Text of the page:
Our privacy attorneys are investigating whether to file a Google children’s apps class action lawsuit regarding unsuitable content and improper sharing of children’s information by Android apps. Google’s Designed for Families program reportedly helps parents find “family-friendly” apps for their children. But a study by researchers at U.C. Berkeley of 5,885 child-directed Android apps found that more than 50 percent of the apps were “potentially violating US law on the collection and sharing of data on those under 13,” reports The Guardian. And in September 2018, Wired reports:
New Mexico’s attorney general filed a lawsuit against Tiny Lab, an app developer behind games like Fun Kid Racing, as well as advertising companies including Google and Twitter, alleging that they violated children’s privacy laws…
On December 19, 2018, a consumer advocacy group filed a complaint with the Federal Trade Commission asking it to investigate Google for allowing unsuitable content and advertising (such as casino ads) into apps that were part of the Designed for Families program, reports New York Times.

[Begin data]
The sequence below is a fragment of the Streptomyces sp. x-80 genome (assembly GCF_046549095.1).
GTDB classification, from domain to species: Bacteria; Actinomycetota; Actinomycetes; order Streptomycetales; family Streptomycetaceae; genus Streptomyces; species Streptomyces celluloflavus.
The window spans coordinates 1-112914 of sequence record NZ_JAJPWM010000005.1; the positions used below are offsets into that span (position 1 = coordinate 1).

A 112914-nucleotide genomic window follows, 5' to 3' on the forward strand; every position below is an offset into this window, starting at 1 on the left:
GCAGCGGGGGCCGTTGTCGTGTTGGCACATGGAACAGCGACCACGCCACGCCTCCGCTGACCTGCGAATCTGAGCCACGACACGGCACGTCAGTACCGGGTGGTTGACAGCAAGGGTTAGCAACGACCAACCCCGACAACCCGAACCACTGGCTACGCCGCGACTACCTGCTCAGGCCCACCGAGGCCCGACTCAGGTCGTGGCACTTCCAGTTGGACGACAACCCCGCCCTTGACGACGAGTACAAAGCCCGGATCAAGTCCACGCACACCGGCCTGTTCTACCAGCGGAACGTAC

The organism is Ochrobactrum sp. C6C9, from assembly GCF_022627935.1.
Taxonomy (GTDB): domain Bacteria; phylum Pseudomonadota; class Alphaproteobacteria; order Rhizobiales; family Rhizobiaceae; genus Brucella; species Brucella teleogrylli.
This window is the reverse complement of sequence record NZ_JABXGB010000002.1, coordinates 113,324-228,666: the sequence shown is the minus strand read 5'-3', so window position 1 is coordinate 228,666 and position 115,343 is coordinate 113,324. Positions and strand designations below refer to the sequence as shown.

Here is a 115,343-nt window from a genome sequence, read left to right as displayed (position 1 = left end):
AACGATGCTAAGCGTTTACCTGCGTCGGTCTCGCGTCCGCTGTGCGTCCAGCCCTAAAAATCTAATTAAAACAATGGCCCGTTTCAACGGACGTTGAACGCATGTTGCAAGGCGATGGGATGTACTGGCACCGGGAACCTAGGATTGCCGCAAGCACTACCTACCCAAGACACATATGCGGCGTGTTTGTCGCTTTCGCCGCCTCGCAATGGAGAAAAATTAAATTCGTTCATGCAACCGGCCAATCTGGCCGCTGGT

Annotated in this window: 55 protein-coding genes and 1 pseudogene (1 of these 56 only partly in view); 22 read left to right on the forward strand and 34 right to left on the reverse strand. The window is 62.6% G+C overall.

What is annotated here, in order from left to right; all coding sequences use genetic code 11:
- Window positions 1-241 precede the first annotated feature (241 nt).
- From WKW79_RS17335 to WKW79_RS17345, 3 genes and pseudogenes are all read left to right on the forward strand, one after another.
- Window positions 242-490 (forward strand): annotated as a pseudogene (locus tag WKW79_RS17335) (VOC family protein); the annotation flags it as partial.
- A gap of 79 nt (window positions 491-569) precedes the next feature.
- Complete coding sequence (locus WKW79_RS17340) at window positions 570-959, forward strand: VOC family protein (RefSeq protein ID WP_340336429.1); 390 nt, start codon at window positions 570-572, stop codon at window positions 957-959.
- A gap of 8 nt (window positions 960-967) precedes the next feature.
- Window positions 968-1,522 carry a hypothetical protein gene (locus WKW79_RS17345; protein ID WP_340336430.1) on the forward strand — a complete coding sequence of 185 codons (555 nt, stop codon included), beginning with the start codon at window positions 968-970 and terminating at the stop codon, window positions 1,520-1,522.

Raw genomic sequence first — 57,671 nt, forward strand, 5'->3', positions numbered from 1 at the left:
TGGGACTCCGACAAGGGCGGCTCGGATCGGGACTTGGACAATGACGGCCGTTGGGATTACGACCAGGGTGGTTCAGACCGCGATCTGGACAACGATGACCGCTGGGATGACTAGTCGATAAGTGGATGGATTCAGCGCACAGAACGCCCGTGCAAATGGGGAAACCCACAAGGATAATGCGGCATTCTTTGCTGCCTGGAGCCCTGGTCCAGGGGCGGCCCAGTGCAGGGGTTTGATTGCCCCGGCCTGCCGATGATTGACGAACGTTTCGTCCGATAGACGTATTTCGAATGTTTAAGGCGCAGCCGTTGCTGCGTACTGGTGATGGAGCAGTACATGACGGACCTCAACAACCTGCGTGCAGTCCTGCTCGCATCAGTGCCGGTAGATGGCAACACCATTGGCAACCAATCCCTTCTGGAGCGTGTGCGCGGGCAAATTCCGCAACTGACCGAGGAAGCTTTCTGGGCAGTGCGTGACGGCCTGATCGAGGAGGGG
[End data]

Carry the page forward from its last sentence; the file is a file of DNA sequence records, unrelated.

Google Family Linked to Improper Data Sharing, says Study
The study of the Google Family store found that 4.8 percent of children’s applications in the store shared “location or contact information without consent,” reports The Guardian. Another 18 percent of applications shared “persistent identifiers” (such as IP or MAC address) with third parties for “prohibited purposes such as ad targeting,” The Guardian reports. And 39% of kid’s apps shared data with third party advertising networks or data aggregators whose terms of service informed Android app developers that they should not share information from children’s apps (for kids under 13).